Tuesday, 2 September 2014


Details of the Atalanta (left), showing at the International Concours of Elegance at Hampton Court Palace this weekend, are sketchy. It is unlikely to be as avant garde as its predecessor. Only around 20 were made between 1937 and 1939 but it broke new ground as the first British production car with all-independent suspension. Claimed to “maintain true fidelity to its predecessor and offer a unique motoring experience, the new Atalanta exhibits the style of Silver Screen glamour combined with developments from 75 years of motoring evolution.”

However to match the cars backed by racing drivers Peter Whitehead and Denis Poore, besides novel Hiduminium and Electron all-independent suspension it should have adjustable dampers, hydraulic brakes, two spark plugs with at least three valves per cylinder, and a selectable supercharger. We are told that 90% of the new components are designed and engineered directly by Atalanta, including castings, forgings and fabrications and the body is traditional aluminium-over-ash coachbuilt. But originals had the option of an electric Cotal epicyclic gearbox, a sort of early semi-automatic, or a 3-speed dual overdrive Warner.
The first Atalanta engines were designed by Albert Gough, late of Frazer Nash, and they had more than the feeble 60bhp of the 1934 chain-driven sports cars. There was a choice of 1½litre 78bhp or 2litre 98bhp, but before many were made Atalanta had them redesigned. AC Bertelli of Aston Martin went back to 2-valve heads with superchargers to choice from Centric or Arnott. In 1938 a 4.3litre V12 Lincoln Zephyr engine of 112bhp provided a decent turn of speed. The Zephyr was not much more than a side-valve Ford V8 with four more cylinders, but it improved acceleration. Top speed either way was about 90mph; perhaps more than enough because the independent rear with horizontal coil springs was said to produce curious handling although reducing wheelspin. (Autocar 1937 artwork above right)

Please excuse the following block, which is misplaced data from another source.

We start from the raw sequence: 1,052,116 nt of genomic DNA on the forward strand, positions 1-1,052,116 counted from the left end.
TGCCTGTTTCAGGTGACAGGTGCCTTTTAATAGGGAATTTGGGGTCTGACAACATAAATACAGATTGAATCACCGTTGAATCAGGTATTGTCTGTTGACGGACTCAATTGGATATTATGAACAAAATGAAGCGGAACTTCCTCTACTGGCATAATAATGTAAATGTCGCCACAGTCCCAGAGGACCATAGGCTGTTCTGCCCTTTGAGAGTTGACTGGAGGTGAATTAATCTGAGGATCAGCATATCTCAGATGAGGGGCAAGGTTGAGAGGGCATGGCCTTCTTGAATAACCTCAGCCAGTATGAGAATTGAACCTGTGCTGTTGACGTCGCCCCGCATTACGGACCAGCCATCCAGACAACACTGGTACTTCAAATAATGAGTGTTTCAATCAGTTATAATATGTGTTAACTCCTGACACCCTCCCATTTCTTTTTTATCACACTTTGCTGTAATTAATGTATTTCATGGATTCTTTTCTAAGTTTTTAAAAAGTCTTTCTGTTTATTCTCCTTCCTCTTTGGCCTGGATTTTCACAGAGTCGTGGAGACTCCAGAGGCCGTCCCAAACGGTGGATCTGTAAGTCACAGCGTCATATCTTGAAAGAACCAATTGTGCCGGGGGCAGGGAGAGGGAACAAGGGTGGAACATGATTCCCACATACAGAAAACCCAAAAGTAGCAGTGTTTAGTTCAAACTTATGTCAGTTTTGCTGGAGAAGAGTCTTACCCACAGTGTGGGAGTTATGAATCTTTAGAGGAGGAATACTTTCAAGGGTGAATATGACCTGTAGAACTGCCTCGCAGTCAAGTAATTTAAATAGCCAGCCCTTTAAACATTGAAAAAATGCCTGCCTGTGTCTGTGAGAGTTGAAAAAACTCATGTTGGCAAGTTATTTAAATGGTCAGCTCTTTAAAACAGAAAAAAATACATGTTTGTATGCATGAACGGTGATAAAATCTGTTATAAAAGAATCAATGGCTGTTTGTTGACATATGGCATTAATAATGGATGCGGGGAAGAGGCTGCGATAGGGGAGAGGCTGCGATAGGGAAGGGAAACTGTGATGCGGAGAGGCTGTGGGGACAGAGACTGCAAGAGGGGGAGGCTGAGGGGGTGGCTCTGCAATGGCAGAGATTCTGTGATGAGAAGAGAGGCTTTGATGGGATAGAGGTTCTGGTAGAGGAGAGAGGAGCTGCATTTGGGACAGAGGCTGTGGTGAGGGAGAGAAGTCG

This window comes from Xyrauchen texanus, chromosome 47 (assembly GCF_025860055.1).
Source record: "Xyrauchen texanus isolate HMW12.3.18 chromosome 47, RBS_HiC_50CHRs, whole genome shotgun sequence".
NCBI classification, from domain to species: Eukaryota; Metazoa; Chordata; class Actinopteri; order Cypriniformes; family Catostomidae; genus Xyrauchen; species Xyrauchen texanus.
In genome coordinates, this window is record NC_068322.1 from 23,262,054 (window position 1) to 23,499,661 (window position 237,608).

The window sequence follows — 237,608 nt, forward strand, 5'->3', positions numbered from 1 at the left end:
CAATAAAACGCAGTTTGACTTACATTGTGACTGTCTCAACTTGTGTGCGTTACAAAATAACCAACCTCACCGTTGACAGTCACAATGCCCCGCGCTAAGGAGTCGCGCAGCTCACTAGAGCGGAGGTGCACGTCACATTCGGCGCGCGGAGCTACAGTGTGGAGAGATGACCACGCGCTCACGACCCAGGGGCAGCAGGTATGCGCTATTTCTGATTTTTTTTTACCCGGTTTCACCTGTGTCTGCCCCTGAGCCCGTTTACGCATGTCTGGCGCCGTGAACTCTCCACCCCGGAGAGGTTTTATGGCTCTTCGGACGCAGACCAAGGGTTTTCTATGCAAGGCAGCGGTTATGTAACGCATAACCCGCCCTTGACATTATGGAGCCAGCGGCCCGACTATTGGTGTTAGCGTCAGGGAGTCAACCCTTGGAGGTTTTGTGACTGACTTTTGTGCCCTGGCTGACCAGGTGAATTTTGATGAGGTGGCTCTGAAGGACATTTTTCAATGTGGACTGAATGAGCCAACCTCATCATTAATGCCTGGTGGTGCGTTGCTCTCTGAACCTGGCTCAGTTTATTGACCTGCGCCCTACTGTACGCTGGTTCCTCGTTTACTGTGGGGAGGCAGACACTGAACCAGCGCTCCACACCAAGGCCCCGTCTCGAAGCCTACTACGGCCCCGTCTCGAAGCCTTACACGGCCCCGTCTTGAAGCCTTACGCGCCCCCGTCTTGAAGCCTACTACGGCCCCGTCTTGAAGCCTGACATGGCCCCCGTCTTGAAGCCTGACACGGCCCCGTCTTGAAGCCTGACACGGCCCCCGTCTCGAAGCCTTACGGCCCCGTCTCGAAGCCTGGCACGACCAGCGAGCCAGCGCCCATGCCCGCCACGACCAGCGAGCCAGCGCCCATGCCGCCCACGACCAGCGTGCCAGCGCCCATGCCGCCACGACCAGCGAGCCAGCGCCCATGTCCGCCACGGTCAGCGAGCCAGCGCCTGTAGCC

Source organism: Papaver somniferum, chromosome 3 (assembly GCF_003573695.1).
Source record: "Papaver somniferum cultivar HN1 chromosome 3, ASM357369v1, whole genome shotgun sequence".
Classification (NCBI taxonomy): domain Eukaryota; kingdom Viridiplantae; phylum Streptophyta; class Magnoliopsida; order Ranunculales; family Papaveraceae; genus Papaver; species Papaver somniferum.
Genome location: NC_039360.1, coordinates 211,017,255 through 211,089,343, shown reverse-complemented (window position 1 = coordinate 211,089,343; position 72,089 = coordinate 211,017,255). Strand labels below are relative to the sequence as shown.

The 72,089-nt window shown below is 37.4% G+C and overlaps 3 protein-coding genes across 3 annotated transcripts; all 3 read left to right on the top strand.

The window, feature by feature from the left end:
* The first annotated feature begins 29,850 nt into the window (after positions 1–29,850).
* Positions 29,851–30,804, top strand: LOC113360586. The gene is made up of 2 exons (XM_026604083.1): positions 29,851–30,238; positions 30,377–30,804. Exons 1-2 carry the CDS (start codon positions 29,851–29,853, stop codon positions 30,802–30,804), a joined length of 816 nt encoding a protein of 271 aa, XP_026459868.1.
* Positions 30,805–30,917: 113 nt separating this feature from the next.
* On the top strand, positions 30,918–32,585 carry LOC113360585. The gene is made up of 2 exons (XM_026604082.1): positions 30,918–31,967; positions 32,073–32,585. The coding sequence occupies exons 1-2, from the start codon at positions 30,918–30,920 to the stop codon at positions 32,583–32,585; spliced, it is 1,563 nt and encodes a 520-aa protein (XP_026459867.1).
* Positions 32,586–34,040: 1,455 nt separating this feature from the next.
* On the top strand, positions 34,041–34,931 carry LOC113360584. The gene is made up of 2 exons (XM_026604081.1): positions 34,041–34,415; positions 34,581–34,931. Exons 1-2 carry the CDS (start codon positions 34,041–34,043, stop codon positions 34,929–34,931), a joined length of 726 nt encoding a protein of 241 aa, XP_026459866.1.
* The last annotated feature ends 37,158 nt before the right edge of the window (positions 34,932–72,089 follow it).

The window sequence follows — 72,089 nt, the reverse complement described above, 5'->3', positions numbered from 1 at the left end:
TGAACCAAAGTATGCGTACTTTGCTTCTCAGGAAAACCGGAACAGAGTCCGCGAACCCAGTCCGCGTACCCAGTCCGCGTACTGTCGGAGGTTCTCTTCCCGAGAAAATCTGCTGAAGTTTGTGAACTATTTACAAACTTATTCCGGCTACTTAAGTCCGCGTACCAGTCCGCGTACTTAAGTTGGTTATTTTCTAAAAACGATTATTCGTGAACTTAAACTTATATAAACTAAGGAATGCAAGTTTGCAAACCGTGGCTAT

Atalanta managing director Martyn Corfield, who has experience in car restoring: “Staying true to the original Atalanta design principles, we have enhanced the positive and enjoyable characteristics of vintage motoring in a style that is relevant and exciting today. As in the 1930s, Atalanta Motors provides the opportunity to commission an individual driving machine to exacting requirements. The new sports car offers an exhilarating drive with assured handling and a supremely comfortable ride.”

Visitors to the Concours of Elegance will be able to see a prototype of the new car as well as a 1937 Atalanta, one of seven survivors, owned by Matthew Le Breton, which won Best in Show at the 2007 Cartier et Luxe Concours at Goodwood.

“Atalanta’s presence at this year’s Concours affords a rare opportunity to see and commission a piece of motoring heritage.” The originals were expensive at £582. Commissioning a new one will be a bit more.

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